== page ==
Don Ryan, AP
UCLA head football coach Rick Neuheisel signals to players before the first half of their NCAA Pac-12 Championship college football game against Oregon in Eugene, Ore., on Friday, Dec. 2, 2011.
Given what I’ve seen today, they’ve got a real good chance of getting back to postseason. —Former college football coach Rick Neuheisel, on the Utah football team

SALT LAKE CITY — Rick Neuheisel compared Utah’s adjustment to Pac-12 play to the NCAA’s “acclimatization” period.

“It’s a process,” said the former head coach at Colorado (1995-98), Washington (1999-2002) and UCLA (2008-11), who is now an analyst for the Pac-12 Networks.

Neuheisel and studio host Mike Yam visited the Utes’ practice Wednesday as part of their conference-wide preview tour.

“Given what I’ve seen today, they’ve got a real good chance of getting back to postseason,” Neuheisel said.

The increased exposure of being in the Pac-12 and the recruiting advantages associated with it, he explained, will upgrade the level of play and allow Utah to turn its 7-11 conference record around. Neuheisel said head coach Kyle Whittingham told him that the Utes are getting into 75 percent more homes on the recruiting trail since joining the Pac-12.

Hopefully, Neuheisel continued, it’ll allow Whittingham and Utah to get back to a record like the 21-3 conference mark the program had over its final three seasons in the Mountain West.

The hiring of co-offensive coordinator Dennis Erickson, Neuheisel said, was a really good move for everyone involved.

“I’m excited for Dennis and I’m excited for Utah football. I think he’s got a wealth of knowledge,” Neuheisel explained. “He’s been successful everywhere he’s been and sometimes taking a lot of that head coaching administrative stuff off your plate kind of gives you a revitalization almost — more energy to go out and do what you really love doing.

“Speaking from experience, that stuff can get to be a little bit of a headache and this becomes your sanctuary,” he continued. “For him to put all his energy into this I think will benefit their offense. It certainly will benefit Brian Johnson as he develops into the fine coordinator that he will be.”

PUTTING ON THE PADS: The Utes donned shoulder pads for the first time in camp. Whittingham liked the physicality it added after two sessions in helmets and shorts.

“I thought they handled it well,” he said.

Aside from one bad session with the first offense, Whittingham said that the execution was good and it was a positive day overall.

KICKING COMPETITION: After one day of kicking as a unit — everything else has been individual work — Whittingham said that Andy Phillips, Jamie Sutcliffe and Jon Halliday were good candidates for the placekicking job. They opened camp on the depth chart.

“They’re striking the ball well. So I think we’ve got the right guys in the competition,” Whittingham said. “We’ve just got to find out who is going to win that competition.”

Whittingham is hopeful things will start to sort out in the next week or two.

MORE McCORMICK: For the third consecutive day, freshman running back Troy McCormick drew praise from Whittingham.

“He’s a guy that will figure in this year, at least that’s what we see so far,” said Whittingham, who later added that the coaches will certainly take a hard look at having the 5-foot-9, 165-pound freshman from Mayde Creek High School in Texas return kickoffs this season.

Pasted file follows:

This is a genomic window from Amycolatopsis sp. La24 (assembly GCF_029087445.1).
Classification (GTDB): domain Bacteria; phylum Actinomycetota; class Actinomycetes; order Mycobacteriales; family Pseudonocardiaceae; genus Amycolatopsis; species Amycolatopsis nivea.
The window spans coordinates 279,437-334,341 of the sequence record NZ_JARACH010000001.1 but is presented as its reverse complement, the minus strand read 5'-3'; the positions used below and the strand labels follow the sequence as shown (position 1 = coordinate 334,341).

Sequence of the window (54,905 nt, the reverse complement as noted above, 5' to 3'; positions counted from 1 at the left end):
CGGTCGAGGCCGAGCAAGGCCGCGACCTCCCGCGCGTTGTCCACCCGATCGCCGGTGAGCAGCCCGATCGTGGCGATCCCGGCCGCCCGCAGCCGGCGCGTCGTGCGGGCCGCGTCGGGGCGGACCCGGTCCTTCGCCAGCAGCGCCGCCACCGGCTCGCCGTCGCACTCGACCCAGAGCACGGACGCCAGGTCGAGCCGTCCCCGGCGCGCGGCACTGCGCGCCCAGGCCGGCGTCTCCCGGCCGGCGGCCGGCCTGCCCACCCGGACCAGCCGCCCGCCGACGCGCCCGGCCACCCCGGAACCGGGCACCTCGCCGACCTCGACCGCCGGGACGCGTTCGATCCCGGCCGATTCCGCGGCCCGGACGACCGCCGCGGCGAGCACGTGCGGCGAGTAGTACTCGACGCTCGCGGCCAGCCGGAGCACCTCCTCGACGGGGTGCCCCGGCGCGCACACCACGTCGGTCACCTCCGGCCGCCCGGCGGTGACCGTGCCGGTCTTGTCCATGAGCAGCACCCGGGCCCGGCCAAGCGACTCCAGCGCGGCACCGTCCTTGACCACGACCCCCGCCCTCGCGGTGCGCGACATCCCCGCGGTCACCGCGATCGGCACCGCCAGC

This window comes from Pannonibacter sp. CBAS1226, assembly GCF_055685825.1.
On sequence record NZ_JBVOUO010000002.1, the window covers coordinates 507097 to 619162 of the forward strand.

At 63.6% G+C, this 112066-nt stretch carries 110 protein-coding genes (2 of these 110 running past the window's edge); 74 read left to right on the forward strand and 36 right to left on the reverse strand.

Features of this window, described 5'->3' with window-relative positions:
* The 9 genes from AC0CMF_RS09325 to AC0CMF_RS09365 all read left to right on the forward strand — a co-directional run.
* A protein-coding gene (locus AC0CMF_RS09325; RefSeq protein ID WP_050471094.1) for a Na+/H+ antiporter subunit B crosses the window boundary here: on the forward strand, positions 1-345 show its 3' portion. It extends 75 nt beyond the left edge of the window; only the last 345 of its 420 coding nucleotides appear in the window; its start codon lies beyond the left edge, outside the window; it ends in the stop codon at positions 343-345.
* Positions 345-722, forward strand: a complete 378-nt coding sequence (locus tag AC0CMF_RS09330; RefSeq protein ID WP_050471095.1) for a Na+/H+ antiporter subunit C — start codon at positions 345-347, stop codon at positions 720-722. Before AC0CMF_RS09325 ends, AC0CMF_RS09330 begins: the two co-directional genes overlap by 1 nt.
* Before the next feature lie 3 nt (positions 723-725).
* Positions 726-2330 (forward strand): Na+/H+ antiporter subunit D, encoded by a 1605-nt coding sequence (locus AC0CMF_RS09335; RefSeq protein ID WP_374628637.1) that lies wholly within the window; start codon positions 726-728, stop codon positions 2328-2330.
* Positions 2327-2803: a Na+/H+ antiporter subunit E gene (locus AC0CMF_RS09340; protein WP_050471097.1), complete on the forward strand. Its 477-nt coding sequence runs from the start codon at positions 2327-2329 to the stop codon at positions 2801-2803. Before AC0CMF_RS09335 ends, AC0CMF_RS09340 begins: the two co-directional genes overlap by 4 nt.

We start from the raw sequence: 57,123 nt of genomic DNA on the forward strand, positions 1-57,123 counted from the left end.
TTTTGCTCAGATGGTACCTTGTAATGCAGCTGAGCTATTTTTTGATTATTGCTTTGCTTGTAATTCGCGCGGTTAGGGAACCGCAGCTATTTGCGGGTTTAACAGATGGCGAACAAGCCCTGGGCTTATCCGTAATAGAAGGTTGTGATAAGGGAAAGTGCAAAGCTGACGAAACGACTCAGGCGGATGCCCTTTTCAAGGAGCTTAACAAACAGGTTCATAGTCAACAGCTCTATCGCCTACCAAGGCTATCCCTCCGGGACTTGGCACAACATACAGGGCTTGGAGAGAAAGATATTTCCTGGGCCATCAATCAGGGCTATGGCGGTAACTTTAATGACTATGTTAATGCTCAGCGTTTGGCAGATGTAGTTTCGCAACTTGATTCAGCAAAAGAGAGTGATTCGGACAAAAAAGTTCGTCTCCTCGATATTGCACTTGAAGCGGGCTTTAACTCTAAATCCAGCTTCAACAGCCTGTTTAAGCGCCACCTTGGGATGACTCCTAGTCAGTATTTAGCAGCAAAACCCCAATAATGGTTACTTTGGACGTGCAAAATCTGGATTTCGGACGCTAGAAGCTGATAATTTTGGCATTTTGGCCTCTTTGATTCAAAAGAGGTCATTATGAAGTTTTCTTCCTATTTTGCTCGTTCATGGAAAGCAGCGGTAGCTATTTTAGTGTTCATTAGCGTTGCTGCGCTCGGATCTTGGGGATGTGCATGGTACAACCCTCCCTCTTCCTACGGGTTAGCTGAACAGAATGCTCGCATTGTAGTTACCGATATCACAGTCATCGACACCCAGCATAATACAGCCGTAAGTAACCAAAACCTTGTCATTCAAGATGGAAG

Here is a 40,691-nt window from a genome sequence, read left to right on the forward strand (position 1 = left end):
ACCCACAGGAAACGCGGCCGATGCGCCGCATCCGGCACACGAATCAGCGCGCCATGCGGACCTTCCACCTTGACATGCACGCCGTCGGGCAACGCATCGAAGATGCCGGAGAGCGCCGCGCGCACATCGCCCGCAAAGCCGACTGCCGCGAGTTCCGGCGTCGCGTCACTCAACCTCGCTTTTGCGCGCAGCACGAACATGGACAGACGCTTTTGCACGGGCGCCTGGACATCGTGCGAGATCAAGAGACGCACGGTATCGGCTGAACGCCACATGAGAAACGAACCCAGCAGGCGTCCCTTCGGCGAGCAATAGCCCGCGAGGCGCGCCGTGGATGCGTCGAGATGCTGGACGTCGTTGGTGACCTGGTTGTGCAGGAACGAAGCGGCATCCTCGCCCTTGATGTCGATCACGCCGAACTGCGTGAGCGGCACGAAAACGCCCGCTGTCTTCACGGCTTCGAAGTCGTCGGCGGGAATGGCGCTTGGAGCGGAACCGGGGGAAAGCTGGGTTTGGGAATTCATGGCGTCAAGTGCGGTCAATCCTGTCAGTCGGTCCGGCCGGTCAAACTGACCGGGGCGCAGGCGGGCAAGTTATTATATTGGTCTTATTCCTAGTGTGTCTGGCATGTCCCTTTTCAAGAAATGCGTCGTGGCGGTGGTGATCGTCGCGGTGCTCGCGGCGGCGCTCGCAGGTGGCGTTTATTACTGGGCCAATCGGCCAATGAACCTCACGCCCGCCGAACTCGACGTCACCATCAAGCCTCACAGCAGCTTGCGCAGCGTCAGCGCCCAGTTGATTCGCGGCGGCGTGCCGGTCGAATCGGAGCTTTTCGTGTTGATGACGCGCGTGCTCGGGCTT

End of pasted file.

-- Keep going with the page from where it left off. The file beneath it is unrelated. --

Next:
The Utes are seeking a replacement for 2012 All-American return specialist Reggie Dunn.

JUST IN CASE: Sophomore linebacker Reshawn Hooker is taking reps at safety. With junior college transfer Tevin Carter’s academic situation still unclear, Whittingham said that the Utes need to have a “Plan B” in place and they’ll look at Hooker — who has great speed and athleticism — there for the next week or two.

Whittingham said it’ll be two to three weeks minimum before Carter will likely be able to join the Utes.

EXTRA POINTS: Wednesday’s practice ended with a relay race featuring players from California, Texas, Utah and a team comprised of guys from “other” places. California, featuring speedy receivers Dres Anderson and Kenneth Scott, prevailed. … Whittingham said quarterback Travis Wilson was hot and cold Wednesday, adding that he did some good things but was not as sharp as he needed to be in order for Utah to compete for a Pac-12 championship. However, Whittingham said Wilson has made great strides from last season and spring ball. … Whittingham praised freshman quarterback Conner Manning for being mature beyond his years and playing like a third- or fourth-year Division 1 veteran. “That’s how quickly he goes through his reads,” Whittingham said.



Day 3: The Utes added shoulder pads to their practice attire as they reached the midway point of the NCAA-mandated five-day “acclimatization” period. The fourth session is scheduled for Thursday morning.

Standouts: Utah coach Kyle Whittingham noted the play of wide receiver Delshawn McClellon, running back Troy McCormick and the defensive line.

Injuries: Defensive back Joseph Smith tweaked his hamstring near the end of practice. Offensive lineman Carlos Lozano and wide receiver Andre Lewis were in “The Pit” during practice. Quarterback Micah Thomas (hamstring) returned to practice.

Overheard: “It was good to get the pads on and get some physicality to the practice.” — Utah coach Kyle Whittingham